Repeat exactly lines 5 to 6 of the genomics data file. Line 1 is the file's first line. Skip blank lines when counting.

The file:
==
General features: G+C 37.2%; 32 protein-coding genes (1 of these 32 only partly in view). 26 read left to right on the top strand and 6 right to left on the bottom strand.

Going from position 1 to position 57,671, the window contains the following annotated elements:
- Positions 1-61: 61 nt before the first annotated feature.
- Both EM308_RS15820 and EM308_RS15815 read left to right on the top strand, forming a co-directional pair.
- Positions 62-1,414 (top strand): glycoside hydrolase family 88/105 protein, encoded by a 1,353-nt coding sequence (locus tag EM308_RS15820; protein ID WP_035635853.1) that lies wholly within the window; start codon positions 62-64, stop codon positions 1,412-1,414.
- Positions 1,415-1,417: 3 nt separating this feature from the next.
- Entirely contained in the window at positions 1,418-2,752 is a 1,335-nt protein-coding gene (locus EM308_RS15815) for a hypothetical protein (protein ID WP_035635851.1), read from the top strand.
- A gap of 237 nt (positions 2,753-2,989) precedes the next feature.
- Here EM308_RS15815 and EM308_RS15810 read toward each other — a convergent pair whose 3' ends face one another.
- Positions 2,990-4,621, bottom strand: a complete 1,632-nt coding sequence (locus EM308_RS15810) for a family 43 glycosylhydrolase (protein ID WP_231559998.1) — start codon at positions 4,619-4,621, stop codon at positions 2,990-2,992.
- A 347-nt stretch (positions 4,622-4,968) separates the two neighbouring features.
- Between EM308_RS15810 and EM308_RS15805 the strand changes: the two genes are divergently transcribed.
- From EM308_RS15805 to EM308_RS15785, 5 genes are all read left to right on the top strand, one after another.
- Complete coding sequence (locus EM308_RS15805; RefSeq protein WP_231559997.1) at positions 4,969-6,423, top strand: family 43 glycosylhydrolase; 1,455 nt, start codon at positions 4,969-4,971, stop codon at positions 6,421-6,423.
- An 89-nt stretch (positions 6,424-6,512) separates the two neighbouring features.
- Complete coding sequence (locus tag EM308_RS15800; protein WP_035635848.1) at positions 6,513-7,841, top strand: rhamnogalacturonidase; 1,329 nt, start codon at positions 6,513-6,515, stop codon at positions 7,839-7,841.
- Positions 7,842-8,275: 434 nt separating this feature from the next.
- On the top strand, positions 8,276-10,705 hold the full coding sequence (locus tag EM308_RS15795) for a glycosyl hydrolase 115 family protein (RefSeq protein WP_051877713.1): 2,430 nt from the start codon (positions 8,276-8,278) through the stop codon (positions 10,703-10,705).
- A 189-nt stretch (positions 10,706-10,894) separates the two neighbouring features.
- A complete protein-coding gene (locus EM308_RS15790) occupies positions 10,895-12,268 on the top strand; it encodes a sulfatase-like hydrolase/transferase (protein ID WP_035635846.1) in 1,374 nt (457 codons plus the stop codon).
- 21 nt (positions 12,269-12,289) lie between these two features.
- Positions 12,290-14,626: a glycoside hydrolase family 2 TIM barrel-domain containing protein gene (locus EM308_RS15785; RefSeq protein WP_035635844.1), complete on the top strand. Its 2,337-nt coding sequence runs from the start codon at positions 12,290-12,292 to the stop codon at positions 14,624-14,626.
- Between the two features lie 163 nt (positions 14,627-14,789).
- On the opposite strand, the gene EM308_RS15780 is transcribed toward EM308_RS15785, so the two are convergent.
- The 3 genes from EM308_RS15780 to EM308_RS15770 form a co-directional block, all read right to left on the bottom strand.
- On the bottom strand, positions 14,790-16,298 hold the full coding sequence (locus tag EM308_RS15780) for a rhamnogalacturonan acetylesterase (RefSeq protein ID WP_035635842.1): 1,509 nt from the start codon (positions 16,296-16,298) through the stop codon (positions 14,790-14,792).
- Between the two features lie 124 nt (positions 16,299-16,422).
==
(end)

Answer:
- Positions 62-1,414 (top strand): glycoside hydrolase family 88/105 protein, encoded by a 1,353-nt coding sequence (locus tag EM308_RS15820; protein ID WP_035635853.1) that lies wholly within the window; start codon positions 62-64, stop codon positions 1,412-1,414.
- Positions 1,415-1,417: 3 nt separating this feature from the next.